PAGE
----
After the events of two Sundays ago (of which we will not speak), football isn’t exactly the first thing on our mind. Unless an outcome where both participants can lose and be banned from the NFL is added in the next few days, the Super Bowl doesn’t really seem worth watching either. Though we’re fine setting pigskin aside until late August, we couldn’t help but watch the third and latest installment of Key & Peele‘s “East/West Bowl” videos, which draws hyperbolic attention to the increasingly uncommon names making their way into professional sports. This particular piece also features cameos from Green Bay Packers players Ha Ha Clinton-Dix and even “A.A. Ron Rodgers” himself.

While acknowledging many of the new names filtering into the league is a result of football become more popular throughout the world (which is unquestionably great for the sport), as well as the distinctly-American phenomenon of parents intentionally naming their kids something weird so little Aiyden and Cayleigh can been seen as individuals, a Packers roster once brimming with guys with boring ass names like Tony Fisher, Nate Wayne, Robert Brooks, and Mike Prior has now become a little more eclectic. Milwaukee Record doesn’t have the film nor fake mustache budget to make our own East/West Bowl tribute, but we do spend a shitload of time on Pro-Football-Reference. After scanning dozens of old Green Bay rosters, here’s who we’d expect Key & Peele to feature on an all-Packers rendition of the popular sketch.


Quarterback – Carlyle Holiday
Technically, he was a receiver and only served as the emergency quarterback, but Holiday’s name sounds like the placeholder for the villain in the script for a B sports movie that was never changed to something better.

Backfield – Samkon Gado and Kregg Lumpkin
Though both were short-tenured Packers reserve running backs, both Gado and Lumpkin are unquestionable first-teamers in this specific name-based all-star team. The latter (somehow pronounced “Greg”) conjures imagery of Eddie Murphy in a fat suit, playing 20 roles in a 1990s blockbuster. The former was a joy to watch fill in after a wave of RB injuries in 2005 and 2006, and even more of a joy yo say. True story: I own a Samkon Gado replica jersey.

Tight End – Bubba Franks
Is it the ALDI brand jumbo hotdog knockoff or Brett Favre’s preferred redzone target?

Wide Receiver – Clyde Goodnight, Wuert Engelmann Jr., Sterling Sharpe
With all due respect to Sanjay Beach, these three wideoutsall have slightly more unusual names. Clyde Goodnight is the best receiver since Dusty Haveaniceday. German much, Wuert? Sterling Sharpe sounds like a shady home photography business.

Offensive Line – Fuzzy Thurston, Buckets Goldenberg, Zud Schammel, Evan Dietrich-Smith, Marshall Newhouse
Marshall Newhouse seems like a name that’s better fit for a top-tier brand of store-bought cookies than something to call a human. However, let’s look past that one, the increasingly common hyphenated last name, and the two nicknames of yore, and focus on Zud Schammel. The 1937 OG (and DE) was legally named Francis, but went with “Zud” for some reason. To any extra-terrestrial lifeforms out there named Zud, I mean no offense. Praise be to your Zud. (Please don’t enslave all of humanity over this!)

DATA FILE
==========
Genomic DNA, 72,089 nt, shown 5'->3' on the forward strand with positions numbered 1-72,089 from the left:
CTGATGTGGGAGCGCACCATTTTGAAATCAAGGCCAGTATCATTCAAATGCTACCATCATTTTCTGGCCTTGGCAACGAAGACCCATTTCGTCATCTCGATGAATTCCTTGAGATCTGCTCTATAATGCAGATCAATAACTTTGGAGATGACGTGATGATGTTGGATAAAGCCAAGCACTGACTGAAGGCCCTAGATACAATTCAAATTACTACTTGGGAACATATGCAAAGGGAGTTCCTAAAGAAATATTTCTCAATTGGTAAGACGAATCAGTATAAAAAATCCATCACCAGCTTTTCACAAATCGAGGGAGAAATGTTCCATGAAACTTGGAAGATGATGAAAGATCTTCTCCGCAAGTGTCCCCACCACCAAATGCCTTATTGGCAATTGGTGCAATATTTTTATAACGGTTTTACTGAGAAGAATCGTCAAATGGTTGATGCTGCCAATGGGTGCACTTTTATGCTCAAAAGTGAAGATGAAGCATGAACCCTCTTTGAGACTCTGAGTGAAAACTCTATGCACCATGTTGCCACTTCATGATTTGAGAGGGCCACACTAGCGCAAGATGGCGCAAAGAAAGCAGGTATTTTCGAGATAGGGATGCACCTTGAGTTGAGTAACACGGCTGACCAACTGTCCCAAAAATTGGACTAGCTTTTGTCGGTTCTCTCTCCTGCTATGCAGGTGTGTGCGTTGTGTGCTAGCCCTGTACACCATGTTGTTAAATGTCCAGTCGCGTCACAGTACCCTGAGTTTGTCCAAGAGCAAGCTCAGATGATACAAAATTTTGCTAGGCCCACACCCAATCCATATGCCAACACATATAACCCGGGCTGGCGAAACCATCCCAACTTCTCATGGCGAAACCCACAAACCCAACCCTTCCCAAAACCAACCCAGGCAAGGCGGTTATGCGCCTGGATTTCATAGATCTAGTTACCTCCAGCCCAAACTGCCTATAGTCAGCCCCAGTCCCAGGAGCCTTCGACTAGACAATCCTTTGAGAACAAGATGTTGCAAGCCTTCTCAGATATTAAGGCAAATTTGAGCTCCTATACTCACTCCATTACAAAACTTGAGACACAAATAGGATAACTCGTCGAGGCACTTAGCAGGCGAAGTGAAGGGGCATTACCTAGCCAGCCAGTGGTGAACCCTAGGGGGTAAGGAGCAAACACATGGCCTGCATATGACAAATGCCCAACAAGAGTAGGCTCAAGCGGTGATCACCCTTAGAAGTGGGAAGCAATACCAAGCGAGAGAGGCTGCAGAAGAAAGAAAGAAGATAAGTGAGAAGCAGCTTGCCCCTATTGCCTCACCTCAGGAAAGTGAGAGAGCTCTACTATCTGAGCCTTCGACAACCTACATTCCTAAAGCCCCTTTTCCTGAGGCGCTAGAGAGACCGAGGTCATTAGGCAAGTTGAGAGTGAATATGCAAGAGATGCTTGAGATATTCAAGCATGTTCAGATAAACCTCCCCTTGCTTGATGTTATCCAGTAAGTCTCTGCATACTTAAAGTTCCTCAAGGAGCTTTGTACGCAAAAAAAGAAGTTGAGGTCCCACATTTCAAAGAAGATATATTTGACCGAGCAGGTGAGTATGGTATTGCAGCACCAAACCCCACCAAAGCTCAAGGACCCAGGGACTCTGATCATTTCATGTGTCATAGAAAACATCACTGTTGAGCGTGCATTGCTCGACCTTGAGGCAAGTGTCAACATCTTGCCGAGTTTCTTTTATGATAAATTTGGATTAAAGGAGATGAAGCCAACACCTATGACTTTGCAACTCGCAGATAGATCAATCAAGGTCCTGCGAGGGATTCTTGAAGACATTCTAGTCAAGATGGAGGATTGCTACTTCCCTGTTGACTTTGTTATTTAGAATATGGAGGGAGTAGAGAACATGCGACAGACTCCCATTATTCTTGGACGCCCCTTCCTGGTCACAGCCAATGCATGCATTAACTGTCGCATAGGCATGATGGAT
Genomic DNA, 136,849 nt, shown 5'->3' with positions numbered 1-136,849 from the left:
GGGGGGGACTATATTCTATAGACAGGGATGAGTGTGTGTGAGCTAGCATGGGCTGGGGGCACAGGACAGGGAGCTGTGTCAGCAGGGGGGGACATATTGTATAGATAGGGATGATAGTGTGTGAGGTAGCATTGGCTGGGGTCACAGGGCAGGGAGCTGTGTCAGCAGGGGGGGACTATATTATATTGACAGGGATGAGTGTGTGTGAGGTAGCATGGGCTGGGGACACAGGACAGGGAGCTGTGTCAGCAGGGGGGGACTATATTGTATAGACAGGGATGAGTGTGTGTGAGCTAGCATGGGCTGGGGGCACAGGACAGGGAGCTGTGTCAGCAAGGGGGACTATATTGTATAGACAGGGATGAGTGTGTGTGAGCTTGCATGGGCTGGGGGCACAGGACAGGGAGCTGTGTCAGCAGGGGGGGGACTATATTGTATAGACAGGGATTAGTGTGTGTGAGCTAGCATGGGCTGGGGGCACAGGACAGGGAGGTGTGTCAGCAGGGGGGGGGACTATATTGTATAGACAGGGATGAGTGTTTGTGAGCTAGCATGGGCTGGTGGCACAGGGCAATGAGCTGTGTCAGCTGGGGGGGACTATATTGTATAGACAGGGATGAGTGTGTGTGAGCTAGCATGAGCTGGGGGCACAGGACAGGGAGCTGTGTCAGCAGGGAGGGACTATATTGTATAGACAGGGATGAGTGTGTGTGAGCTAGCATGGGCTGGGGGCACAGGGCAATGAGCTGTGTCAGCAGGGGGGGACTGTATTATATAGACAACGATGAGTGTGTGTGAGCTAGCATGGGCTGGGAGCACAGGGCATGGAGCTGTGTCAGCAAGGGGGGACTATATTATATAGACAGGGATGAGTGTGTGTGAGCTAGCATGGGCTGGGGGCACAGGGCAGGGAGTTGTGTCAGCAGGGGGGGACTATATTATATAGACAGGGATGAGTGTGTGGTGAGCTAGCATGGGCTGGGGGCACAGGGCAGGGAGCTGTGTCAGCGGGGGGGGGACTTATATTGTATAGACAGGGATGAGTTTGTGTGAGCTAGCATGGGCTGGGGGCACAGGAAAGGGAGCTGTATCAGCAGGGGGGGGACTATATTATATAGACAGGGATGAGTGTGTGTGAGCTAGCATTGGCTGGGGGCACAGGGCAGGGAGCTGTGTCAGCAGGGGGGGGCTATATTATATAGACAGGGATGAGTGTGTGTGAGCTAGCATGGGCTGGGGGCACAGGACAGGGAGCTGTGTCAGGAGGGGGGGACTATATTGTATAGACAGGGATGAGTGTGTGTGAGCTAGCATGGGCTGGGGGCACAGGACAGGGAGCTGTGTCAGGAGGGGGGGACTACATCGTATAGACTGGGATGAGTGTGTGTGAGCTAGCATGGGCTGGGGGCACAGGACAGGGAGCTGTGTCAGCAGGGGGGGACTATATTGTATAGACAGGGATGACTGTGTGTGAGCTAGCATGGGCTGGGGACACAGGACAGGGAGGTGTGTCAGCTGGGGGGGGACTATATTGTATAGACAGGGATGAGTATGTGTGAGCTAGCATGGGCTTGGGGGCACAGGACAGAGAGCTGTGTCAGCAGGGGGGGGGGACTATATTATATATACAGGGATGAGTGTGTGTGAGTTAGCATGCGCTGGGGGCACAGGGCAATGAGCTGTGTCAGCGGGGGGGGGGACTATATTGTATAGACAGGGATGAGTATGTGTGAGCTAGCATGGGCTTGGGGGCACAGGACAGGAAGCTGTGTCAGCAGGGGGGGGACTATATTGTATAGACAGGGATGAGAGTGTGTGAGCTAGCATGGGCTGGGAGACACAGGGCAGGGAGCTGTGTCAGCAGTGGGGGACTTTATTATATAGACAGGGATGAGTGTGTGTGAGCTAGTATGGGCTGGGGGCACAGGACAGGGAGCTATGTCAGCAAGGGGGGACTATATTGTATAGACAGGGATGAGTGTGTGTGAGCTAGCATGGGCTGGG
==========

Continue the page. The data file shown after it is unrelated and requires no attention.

Kicker – Curly Lambeau
Had he not been a marvelous coach, brilliant player (who occasionally kicked) and the deserving namesake of a the most iconic stadium in all of sports, we’d be geeking out about the guy named “Curly Lambeau” while reading about Packers history.


Secondary – Atari Bigby, Bhawoh Jue, Chris Banjo, Ha Ha Clinton-Dix
Abysmal Packers corner Bhawoh Jue hails from Liberia, hence the name that’s not often seen in America. Amazingly, Atari Bigby is the actual legal name of the hard-hitting mid-’00s strong safety. Sega Dreamcast Bigby just doesn’t have the same ring to it. Chris Banjo is reminiscent of that ’80s and ’90s sitcom trope where a person makes up a fake name by looking around the room. “Sure, I’m the new music teacher here. The name’s Chris. Chris…er, uh…BANJO! Yeah. Chris Banjo.” Ha Ha Clinton-Dix is the strangest collection of syllables in Packers history.

Defensive Line – R-Kal Truluck, Kabeer Gbaja-Biamila, Chukie Nwokorie, Cletidus Hunt
The 2003 and 2004 Packers D-lines were a handful for quarterbacks and a mouthful for fans. R-Kal Truluck employed the all-too-rare first name hyphen. As the DE’s star grew, all nine syllables of Kabeer Gbaja-Biamila surely forced at least one racist-ass sportscaster from the old guard into retirement. Cletidus Hunt just screams the American south (down to misspelling Cletus). If you can believe it, Chukie Nwokorie is actually a refreshing nickname for Chijoka Obinna Nwokorie. Esera Tuaolo, with a name composed entirely of one-point Scrabble letters, deserves honorable mention.

Linebackers – Brady Poppinga, Dezman Moses, Na’il Diggs
Na’il Diggs (along with Jue) was also a part of those early- and mid-‘aughts Packers defenses until he sc’rewed the team by signing with the Panthers in 2006. Dezman Moses seems like a badass in the King James Bible.

Punter – Bucky Scribner
Scribner would be a good alternative to saying someone shanked a punt.

With close to 100 years of rosters, we surely missed at least a few strange names. Vic So’oto just missed the cut, and a few too many liberties were taken with the nickname Taco Wallace to warrant inclusion. Who are some others you feel deserve enshrinement in this very specific and undeniably stupid list?

About The Author

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Co-Founder and Editor

Before co-founding Milwaukee Record, Tyler Maas wrote for virtually every Milwaukee publication (except Wassup! Magazine). He lives in Bay View and enjoys both stuff and things.